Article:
As momentum builds for a possible 2016 presidential run, Gov. Scott Walker has spent more time speaking on foreign policy.
One of his talking points: Leadership trumps experience when it comes to managing affairs overseas. Look at Ronald Reagan.
That was Walker’s response Jan. 21, 2015 when he was asked on MSNBC's "Morning Joe" about the importance of foreign policy experience. First, the governor criticized the secretary of state record of Hillary Clinton, the leading potential Democratic candidate for 2016.
Then he turned to Reagan, one of his political heroes, and one of the Republican president’s early acts in office -- the mass firing of most of the nation’s air traffic controllers.
In August 1981, after contract talks between the federal government and the union for the controllers stalled, nearly 13,000 controllers walked off the job. Just seven months into his first term, Reagan called the strike illegal and demanded they return to work. When more than 11,000 didn't, Reagan fired them in what was an unprecedented action.
In his MSNBC interview, Walker asserted that the move was one of the most important foreign policy decisions "made in our lifetime," showing allies and adversaries around the world "that we were serious."
Then he added this:
"Years later, documents released from the Soviet Union showed that that exactly was the case. The Soviet Union started treating (Reagan) more seriously once he did something like that. Ideas have to have consequences. And I think (President Barack Obama) has failed mainly because he's made threats and hasn't followed through on them."
So, Walker goes beyond stating an opinion about the foreign policy implications of Reagan’s move. He states as fact that there are Soviet documents showing the Soviets treated the Reagan more seriously because he fired American air traffic controllers.
That’s a bold claim.
When we asked for evidence to back the claim, both the governor's office and Walker's campaign cited statements from a variety of people. Each essentially said the firings showed Reagan meant what he said, and that he was to be taken seriously.
Reagan special assistant Peggy Noonan wrote in her White House memoir that George Shultz, who became Reagan's secretary state a year after the firings, had called the firings the most important foreign policy decision Reagan ever made. Joseph McCartin, the author of a book on the strike, wrote that when House Speaker Tip O’Neill, a Democrat, visited Moscow not long after the strike, "he learned that the Soviet leaders had been deeply impressed by Reagan’s actions." And Reagan biographer Edmund Morris wrote: "Former Soviet apparatchiks will tell you that it was not his famous 'evil empire' speech in 1983 that convinced them he meant strategic business, so much as photographs of the leader of the air traffic controllers union being taken to jail in 1981."
Those are perceptions of Americans, however. Walker's claim was the Soviets treated Reagan more seriously after he fired the controllers, and that Soviet documents prove it.
But he did not provide us anything referencing Soviet documents.
And apparently there are no such documents that have been made public.
Five experts told us they had never heard of such documents. Several were incredulous at the notion.
McCartin, a Georgetown University labor history expert who wrote the book about the strike that Walker cited, said: "I am not aware of any such documents. If they did exist, I would love to see them."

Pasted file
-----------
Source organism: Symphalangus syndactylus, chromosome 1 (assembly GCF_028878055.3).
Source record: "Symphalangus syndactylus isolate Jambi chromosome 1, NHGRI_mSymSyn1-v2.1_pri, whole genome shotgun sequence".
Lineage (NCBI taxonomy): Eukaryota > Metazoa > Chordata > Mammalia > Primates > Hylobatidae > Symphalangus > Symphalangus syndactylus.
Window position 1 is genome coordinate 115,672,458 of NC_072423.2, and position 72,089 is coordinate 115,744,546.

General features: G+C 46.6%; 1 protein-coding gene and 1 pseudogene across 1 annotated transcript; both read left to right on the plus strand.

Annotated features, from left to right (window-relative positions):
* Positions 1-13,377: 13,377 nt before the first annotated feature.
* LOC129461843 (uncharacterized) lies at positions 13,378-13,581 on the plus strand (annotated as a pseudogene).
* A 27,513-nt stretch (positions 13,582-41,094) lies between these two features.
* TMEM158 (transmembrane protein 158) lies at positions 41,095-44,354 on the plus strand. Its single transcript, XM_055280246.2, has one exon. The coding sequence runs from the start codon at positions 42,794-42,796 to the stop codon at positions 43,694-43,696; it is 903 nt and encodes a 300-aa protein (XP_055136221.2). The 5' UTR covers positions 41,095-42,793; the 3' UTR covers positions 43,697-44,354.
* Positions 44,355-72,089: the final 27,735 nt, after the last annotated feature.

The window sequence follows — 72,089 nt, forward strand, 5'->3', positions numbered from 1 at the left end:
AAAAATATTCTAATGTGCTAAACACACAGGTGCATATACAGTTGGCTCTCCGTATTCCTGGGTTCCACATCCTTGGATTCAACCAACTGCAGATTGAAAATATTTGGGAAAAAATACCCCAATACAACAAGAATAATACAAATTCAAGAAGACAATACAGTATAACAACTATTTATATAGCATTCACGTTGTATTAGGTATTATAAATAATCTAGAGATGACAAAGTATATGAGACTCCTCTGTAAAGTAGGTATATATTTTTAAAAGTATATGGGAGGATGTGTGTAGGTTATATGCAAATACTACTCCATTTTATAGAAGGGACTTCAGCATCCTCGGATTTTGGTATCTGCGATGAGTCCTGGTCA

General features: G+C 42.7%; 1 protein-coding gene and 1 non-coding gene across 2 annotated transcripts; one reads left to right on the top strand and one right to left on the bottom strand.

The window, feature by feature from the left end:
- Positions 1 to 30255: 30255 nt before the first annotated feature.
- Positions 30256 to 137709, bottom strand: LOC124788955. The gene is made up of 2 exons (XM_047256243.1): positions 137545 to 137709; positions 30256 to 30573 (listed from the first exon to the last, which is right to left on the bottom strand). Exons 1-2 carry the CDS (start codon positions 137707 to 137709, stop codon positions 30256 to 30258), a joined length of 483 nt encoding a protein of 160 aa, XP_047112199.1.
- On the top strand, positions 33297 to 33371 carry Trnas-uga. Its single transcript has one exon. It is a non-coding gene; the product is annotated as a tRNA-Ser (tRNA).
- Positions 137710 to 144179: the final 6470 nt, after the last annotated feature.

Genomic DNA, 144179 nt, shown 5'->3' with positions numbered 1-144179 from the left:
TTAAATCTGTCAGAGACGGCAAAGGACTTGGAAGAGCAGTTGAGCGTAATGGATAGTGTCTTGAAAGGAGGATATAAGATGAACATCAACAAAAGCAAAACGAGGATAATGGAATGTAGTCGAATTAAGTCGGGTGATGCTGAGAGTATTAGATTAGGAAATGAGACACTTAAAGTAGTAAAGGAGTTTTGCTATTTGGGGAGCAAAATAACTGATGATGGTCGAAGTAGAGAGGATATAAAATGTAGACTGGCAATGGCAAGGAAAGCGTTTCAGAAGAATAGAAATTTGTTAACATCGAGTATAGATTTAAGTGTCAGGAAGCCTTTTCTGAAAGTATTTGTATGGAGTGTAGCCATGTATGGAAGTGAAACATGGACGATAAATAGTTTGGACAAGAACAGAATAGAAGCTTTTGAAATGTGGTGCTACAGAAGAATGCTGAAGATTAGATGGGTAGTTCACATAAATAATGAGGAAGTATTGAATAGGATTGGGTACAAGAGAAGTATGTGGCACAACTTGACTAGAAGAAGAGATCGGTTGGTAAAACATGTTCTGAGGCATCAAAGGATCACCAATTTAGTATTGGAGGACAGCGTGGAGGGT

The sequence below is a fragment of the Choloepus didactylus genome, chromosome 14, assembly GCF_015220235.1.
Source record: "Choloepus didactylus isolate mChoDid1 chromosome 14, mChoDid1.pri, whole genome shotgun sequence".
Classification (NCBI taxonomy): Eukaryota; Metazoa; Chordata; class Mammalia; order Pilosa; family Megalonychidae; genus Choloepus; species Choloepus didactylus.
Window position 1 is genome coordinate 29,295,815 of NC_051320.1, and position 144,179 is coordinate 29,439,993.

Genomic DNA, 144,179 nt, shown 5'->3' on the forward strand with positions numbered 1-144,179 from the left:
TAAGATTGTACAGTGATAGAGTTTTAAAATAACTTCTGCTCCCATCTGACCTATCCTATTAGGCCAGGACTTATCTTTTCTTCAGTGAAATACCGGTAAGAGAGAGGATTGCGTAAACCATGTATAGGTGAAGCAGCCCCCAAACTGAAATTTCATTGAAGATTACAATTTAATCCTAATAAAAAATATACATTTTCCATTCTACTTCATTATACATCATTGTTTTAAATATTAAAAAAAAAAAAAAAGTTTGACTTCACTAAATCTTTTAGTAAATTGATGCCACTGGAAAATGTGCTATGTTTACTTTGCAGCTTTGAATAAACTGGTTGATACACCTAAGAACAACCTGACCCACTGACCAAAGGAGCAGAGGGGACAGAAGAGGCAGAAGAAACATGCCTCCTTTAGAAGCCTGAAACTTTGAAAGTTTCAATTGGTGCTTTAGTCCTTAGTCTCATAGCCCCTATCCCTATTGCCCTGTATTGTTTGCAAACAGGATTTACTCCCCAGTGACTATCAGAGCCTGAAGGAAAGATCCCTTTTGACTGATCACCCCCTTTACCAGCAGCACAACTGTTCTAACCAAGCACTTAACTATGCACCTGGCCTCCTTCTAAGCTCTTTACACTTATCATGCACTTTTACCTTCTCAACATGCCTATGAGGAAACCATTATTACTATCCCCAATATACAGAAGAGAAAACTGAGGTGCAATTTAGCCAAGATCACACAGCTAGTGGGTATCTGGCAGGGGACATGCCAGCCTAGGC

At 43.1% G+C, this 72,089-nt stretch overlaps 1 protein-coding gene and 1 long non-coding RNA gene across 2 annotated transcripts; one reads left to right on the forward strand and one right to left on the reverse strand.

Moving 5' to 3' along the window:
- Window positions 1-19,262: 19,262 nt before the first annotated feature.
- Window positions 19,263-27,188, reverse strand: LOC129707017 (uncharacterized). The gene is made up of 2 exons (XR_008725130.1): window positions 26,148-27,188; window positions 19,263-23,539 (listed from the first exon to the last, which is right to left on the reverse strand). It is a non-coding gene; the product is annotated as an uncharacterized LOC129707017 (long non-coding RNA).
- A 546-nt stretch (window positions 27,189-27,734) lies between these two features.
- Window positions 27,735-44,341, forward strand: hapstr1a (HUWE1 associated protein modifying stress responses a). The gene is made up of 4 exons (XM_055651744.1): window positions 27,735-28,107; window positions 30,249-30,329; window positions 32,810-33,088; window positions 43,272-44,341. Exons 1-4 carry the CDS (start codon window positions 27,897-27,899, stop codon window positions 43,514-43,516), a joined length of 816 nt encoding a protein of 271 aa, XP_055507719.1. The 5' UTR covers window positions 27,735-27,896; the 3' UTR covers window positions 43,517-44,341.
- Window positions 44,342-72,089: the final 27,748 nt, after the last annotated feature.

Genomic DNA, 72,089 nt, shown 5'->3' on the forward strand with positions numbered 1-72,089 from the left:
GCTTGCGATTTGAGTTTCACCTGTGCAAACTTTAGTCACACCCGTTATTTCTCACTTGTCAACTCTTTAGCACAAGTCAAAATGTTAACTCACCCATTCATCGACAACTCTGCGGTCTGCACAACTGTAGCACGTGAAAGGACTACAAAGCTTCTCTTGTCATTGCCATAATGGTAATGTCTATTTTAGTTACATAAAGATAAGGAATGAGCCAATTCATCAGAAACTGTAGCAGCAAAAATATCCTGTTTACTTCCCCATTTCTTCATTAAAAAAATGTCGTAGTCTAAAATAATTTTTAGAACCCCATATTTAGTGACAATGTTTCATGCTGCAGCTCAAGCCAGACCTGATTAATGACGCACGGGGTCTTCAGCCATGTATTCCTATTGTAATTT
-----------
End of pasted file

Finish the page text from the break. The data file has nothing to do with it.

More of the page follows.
Svetlana Savranskaya, director of Russia programs at the National Security Archive at George Washington University, told us she "had to listen to the Walker interview twice, so ridiculous is the statement about the air traffic controllers. There is absolutely no evidence of this. I would love to see the released Soviet documents on this subject that he has apparently seen."
James Graham Wilson, a historian at the U.S. State Department, also told us he was not aware of any Soviet documents showing Moscow’s internal response to the controller firings. He speculated that there could be such records, given how some Soviet experts characterized the firings.
Wilson and other authors have noted the perspective of Richard Pipes, professor emeritus of Russian studies at Harvard University. Pipes said the firings showed the Soviets that Reagan was "a man who, when aroused, will go to the limit to back up his principles."
But even as the firings gained the attention of the Soviets, there were other U.S.-Soviet matters during 1981 that were also important. With his first budget, Reagan added $26 billion in defense spending, accelerating the placement of new tanks and warplanes, and he embarked on a modernization of the nation’s nuclear weapons. Reagan also wrote to Soviet leaders imploring them to alleviate Cold War tensions and negotiate arms reductions.
In any case, the lack of Soviet records described by Walker is clear.
Reagan's own ambassador to the Soviet Union, Jack Matlock, told us: "It's utter nonsense. There is no evidence of that whatever."
Matlock questioned whether Soviet leaders even paid much attention to the firings, saying: "At that point, their big question was whether (Reagan) was going to attack them."
Touching on foreign policy issues, Walker said: "Documents released from the Soviet Union" show "the Soviet Union started treating" Ronald Reagan more seriously after Reagan fired the air traffic controllers.
There is a view, echoed by Walker, that the firings caught the Soviets’ attention. But Walker cited no Soviet documents showing that the firings made the Soviets treat Reagan more seriously. And experts, several of whom felt Walker’s claim is outrageous, told us they are not aware that any such documents exist.
For a statement that is false and ridiculous, our rating is Pants on Fire.
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